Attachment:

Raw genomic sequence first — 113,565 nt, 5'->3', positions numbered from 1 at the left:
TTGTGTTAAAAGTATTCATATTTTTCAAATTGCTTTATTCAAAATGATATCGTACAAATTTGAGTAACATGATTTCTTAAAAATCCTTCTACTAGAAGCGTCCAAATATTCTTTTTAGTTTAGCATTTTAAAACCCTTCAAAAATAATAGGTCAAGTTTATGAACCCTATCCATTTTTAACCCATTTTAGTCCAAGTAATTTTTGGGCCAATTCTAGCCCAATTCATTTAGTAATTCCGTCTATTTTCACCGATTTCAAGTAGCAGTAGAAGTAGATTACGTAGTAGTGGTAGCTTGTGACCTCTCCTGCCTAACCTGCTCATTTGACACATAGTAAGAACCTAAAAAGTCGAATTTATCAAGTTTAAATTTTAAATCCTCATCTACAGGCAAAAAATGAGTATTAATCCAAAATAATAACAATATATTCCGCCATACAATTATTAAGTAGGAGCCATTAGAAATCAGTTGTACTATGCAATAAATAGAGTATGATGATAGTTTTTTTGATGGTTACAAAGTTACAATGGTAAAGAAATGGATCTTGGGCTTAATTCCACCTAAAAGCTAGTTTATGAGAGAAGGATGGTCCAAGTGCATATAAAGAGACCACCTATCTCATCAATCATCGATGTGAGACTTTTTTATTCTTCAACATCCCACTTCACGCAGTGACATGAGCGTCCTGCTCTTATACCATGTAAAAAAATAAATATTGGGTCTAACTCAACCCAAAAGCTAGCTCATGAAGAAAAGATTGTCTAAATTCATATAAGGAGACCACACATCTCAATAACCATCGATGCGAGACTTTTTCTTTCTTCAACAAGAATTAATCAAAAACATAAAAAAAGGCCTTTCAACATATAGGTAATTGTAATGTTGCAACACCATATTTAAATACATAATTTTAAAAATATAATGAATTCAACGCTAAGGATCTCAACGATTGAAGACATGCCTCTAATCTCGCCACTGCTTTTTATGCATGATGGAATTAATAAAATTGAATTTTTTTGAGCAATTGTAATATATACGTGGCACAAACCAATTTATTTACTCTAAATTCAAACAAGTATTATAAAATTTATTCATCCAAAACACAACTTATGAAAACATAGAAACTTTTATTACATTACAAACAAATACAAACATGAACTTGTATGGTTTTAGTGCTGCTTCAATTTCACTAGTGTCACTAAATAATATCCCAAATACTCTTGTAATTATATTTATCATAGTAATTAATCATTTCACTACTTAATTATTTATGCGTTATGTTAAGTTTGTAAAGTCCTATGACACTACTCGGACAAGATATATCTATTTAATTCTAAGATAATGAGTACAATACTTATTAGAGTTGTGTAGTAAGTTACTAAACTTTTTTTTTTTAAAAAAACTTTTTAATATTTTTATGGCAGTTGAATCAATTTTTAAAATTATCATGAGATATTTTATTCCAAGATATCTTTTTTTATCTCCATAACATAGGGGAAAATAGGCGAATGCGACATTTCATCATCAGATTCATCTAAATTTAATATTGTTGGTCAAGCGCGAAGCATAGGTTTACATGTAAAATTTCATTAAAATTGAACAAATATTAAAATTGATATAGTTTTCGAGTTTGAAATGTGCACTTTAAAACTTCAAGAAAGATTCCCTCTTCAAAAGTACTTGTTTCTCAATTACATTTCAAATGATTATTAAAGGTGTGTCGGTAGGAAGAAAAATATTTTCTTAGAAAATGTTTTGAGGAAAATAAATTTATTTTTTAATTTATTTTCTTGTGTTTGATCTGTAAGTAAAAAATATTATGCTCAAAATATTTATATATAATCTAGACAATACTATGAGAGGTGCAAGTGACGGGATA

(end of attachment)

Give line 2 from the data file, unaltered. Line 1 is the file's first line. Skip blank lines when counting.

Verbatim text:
TTGTGTTAAAAGTATTCATATTTTTCAAATTGCTTTATTCAAAATGATATCGTACAAATTTGAGTAACATGATTTCTTAAAAATCCTTCTACTAGAAGCGTCCAAATATTCTTTTTAGTTTAGCATTTTAAAACCCTTCAAAAATAATAGGTCAAGTTTATGAACCCTATCCATTTTTAACCCATTTTAGTCCAAGTAATTTTTGGGCCAATTCTAGCCCAATTCATTTAGTAATTCCGTCTATTTTCACCGATTTCAAGTAGCAGTAGAAGTAGATTACGTAGTAGTGGTAGCTTGTGACCTCTCCTGCCTAACCTGCTCATTTGACACATAGTAAGAACCTAAAAAGTCGAATTTATCAAGTTTAAATTTTAAATCCTCATCTACAGGCAAAAAATGAGTATTAATCCAAAATAATAACAATATATTCCGCCATACAATTATTAAGTAGGAGCCATTAGAAATCAGTTGTACTATGCAATAAATAGAGTATGATGATAGTTTTTTTGATGGTTACAAAGTTACAATGGTAAAGAAATGGATCTTGGGCTTAATTCCACCTAAAAGCTAGTTTATGAGAGAAGGATGGTCCAAGTGCATATAAAGAGACCACCTATCTCATCAATCATCGATGTGAGACTTTTTTATTCTTCAACATCCCACTTCACGCAGTGACATGAGCGTCCTGCTCTTATACCATGTAAAAAAATAAATATTGGGTCTAACTCAACCCAAAAGCTAGCTCATGAAGAAAAGATTGTCTAAATTCATATAAGGAGACCACACATCTCAATAACCATCGATGCGAGACTTTTTCTTTCTTCAACAAGAATTAATCAAAAACATAAAAAAAGGCCTTTCAACATATAGGTAATTGTAATGTTGCAACACCATATTTAAATACATAATTTTAAAAATATAATGAATTCAACGCTAAGGATCTCAACGATTGAAGACATGCCTCTAATCTCGCCACTGCTTTTTATGCATGATGGAATTAATAAAATTGAATTTTTTTGAGCAATTGTAATATATACGTGGCACAAACCAATTTATTTACTCTAAATTCAAACAAGTATTATAAAATTTATTCATCCAAAACACAACTTATGAAAACATAGAAACTTTTATTACATTACAAACAAATACAAACATGAACTTGTATGGTTTTAGTGCTGCTTCAATTTCACTAGTGTCACTAAATAATATCCCAAATACTCTTGTAATTATATTTATCATAGTAATTAATCATTTCACTACTTAATTATTTATGCGTTATGTTAAGTTTGTAAAGTCCTATGACACTACTCGGACAAGATATATCTATTTAATTCTAAGATAATGAGTACAATACTTATTAGAGTTGTGTAGTAAGTTACTAAACTTTTTTTTTTTAAAAAAACTTTTTAATATTTTTATGGCAGTTGAATCAATTTTTAAAATTATCATGAGATATTTTATTCCAAGATATCTTTTTTTATCTCCATAACATAGGGGAAAATAGGCGAATGCGACATTTCATCATCAGATTCATCTAAATTTAATATTGTTGGTCAAGCGCGAAGCATAGGTTTACATGTAAAATTTCATTAAAATTGAACAAATATTAAAATTGATATAGTTTTCGAGTTTGAAATGTGCACTTTAAAACTTCAAGAAAGATTCCCTCTTCAAAAGTACTTGTTTCTCAATTACATTTCAAATGATTATTAAAGGTGTGTCGGTAGGAAGAAAAATATTTTCTTAGAAAATGTTTTGAGGAAAATAAATTTATTTTTTAATTTATTTTCTTGTGTTTGATCTGTAAGTAAAAAATATTATGCTCAAAATATTTATATATAATCTAGACAATACTATGAGAGGTGCAAGTGACGGGATA